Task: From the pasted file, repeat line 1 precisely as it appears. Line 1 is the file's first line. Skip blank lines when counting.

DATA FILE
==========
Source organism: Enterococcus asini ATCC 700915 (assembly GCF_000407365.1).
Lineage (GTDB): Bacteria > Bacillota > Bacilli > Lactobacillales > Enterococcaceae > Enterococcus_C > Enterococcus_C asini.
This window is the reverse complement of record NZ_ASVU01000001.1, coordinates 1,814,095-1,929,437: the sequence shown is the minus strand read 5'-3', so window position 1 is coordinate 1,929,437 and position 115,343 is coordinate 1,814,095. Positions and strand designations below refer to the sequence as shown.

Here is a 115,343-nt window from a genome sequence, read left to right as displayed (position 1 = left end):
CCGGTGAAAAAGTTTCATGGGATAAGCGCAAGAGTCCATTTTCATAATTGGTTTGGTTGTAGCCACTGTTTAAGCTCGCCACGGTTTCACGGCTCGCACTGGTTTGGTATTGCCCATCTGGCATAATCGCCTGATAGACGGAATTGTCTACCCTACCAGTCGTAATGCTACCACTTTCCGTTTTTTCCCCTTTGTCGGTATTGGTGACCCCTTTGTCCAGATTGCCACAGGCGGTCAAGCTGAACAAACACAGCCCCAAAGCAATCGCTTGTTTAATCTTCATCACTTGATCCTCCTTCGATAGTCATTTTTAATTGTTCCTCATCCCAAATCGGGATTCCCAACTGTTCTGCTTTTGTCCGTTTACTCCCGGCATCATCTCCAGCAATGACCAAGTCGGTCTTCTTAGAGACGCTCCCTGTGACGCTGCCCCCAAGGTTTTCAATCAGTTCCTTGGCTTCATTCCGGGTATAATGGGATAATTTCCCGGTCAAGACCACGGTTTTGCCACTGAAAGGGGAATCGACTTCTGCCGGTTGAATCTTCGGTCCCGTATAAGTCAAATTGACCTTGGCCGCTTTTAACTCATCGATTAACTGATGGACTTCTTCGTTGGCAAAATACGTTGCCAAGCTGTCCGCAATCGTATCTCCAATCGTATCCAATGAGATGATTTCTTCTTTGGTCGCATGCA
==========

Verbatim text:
Source organism: Enterococcus asini ATCC 700915 (assembly GCF_000407365.1).